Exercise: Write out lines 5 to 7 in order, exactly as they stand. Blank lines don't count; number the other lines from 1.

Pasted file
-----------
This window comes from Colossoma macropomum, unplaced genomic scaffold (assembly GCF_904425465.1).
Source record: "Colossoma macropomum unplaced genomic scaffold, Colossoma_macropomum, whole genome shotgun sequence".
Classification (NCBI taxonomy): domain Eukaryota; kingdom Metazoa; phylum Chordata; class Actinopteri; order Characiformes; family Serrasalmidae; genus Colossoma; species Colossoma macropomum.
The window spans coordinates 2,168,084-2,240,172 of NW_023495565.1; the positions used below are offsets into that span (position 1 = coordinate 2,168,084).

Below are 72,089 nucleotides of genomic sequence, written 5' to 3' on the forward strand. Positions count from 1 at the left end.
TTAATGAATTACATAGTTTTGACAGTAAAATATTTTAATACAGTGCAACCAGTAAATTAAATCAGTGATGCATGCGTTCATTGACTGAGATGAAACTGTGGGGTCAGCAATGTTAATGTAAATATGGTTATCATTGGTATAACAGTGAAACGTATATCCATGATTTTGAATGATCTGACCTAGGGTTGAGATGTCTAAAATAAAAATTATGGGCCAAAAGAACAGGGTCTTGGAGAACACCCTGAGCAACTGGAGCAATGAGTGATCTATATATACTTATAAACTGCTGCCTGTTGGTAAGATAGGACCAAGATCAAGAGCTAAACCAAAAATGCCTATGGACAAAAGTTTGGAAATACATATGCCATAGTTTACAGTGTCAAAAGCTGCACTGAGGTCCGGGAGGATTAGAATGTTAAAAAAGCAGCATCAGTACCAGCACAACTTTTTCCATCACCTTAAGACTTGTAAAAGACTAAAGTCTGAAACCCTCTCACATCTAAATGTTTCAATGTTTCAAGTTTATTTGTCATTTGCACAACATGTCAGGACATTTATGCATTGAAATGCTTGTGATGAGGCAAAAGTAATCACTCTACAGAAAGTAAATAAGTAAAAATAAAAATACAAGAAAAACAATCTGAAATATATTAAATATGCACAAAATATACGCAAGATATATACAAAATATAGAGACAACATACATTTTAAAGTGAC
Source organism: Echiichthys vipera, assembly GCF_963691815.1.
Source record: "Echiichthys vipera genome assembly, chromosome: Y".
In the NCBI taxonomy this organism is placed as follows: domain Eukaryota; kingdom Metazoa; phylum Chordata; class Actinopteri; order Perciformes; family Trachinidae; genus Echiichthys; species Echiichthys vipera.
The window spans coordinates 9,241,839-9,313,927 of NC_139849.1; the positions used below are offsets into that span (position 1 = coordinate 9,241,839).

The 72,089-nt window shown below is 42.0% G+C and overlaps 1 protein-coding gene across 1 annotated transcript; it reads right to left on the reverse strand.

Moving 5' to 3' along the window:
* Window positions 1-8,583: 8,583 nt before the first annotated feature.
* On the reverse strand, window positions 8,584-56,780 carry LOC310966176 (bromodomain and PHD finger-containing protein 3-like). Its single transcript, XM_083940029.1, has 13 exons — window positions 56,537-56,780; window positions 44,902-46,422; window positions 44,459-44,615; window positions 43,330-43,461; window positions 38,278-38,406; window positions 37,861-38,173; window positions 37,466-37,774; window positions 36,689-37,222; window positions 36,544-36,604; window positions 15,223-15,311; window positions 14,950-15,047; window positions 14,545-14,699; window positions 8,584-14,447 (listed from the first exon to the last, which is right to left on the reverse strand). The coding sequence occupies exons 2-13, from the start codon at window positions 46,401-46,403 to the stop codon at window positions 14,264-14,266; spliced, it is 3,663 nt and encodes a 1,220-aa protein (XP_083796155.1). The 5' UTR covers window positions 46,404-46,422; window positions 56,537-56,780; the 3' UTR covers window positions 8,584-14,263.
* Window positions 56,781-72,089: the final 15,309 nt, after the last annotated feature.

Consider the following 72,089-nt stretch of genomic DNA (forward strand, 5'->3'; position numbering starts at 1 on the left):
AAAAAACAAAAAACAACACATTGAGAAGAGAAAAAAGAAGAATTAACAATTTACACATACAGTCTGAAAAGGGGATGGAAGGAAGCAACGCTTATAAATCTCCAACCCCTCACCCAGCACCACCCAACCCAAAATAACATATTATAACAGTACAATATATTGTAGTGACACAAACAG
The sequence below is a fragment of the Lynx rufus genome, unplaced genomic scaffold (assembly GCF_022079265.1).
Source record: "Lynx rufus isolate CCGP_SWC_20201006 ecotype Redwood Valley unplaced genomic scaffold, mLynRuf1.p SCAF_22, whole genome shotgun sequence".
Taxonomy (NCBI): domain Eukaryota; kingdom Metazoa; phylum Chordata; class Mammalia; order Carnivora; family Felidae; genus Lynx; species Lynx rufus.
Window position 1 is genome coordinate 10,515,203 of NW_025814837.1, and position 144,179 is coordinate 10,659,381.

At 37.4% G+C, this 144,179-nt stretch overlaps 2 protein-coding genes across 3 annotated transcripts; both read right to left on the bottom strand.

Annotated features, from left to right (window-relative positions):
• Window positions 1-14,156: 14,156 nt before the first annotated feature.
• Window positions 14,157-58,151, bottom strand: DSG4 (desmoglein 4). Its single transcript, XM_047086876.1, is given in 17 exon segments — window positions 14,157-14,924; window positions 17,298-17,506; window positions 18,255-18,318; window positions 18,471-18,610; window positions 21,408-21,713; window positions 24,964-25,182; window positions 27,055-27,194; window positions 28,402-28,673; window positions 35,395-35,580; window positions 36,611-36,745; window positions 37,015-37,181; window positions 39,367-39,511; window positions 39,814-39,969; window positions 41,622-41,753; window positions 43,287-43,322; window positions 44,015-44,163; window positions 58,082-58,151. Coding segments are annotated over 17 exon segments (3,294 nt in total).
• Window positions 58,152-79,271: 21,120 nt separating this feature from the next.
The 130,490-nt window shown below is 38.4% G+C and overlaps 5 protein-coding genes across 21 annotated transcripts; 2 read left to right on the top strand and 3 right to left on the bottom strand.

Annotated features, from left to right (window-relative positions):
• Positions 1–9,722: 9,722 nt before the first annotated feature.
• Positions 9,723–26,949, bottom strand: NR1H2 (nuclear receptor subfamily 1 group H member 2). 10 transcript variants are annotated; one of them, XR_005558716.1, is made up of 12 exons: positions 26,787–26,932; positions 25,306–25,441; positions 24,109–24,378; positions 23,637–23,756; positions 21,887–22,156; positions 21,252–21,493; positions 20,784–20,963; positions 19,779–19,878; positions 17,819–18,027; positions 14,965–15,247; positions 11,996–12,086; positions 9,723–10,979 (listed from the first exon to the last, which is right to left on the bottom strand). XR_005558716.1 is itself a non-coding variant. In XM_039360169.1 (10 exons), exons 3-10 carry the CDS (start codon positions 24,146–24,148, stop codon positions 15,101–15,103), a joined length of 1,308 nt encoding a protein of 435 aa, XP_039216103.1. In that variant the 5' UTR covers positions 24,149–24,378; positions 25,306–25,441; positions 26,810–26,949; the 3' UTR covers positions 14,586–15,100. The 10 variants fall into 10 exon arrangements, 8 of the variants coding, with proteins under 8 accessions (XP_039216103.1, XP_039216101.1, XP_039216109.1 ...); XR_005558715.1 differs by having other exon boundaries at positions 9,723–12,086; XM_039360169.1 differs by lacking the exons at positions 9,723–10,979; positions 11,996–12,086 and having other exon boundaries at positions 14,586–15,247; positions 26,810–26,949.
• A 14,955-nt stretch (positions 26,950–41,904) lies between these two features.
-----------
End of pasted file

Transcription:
Below are 72,089 nucleotides of genomic sequence, written 5' to 3' on the forward strand. Positions count from 1 at the left end.
TTAATGAATTACATAGTTTTGACAGTAAAATATTTTAATACAGTGCAACCAGTAAATTAAATCAGTGATGCATGCGTTCATTGACTGAGATGAAACTGTGGGGTCAGCAATGTTAATGTAAATATGGTTATCATTGGTATAACAGTGAAACGTATATCCATGATTTTGAATGATCTGACCTAGGGTTGAGATGTCTAAAATAAAAATTATGGGCCAAAAGAACAGGGTCTTGGAGAACACCCTGAGCAACTGGAGCAATGAGTGATCTATATATACTTATAAACTGCTGCCTGTTGGTAAGATAGGACCAAGATCAAGAGCTAAACCAAAAATGCCTATGGACAAAAGTTTGGAAATACATATGCCATAGTTTACAGTGTCAAAAGCTGCACTGAGGTCCGGGAGGATTAGAATGTTAAAAAAGCAGCATCAGTACCAGCACAACTTTTTCCATCACCTTAAGACTTGTAAAAGACTAAAGTCTGAAACCCTCTCACATCTAAATGTTTCAATGTTTCAAGTTTATTTGTCATTTGCACAACATGTCAGGACATTTATGCATTGAAATGCTTGTGATGAGGCAAAAGTAATCACTCTACAGAAAGTAAATAAGTAAAAATAAAAATACAAGAAAAACAATCTGAAATATATTAAATATGCACAAAATATACGCAAGATATATACAAAATATAGAGACAACATACATTTTAAAGTGAC
Source organism: Echiichthys vipera, assembly GCF_963691815.1.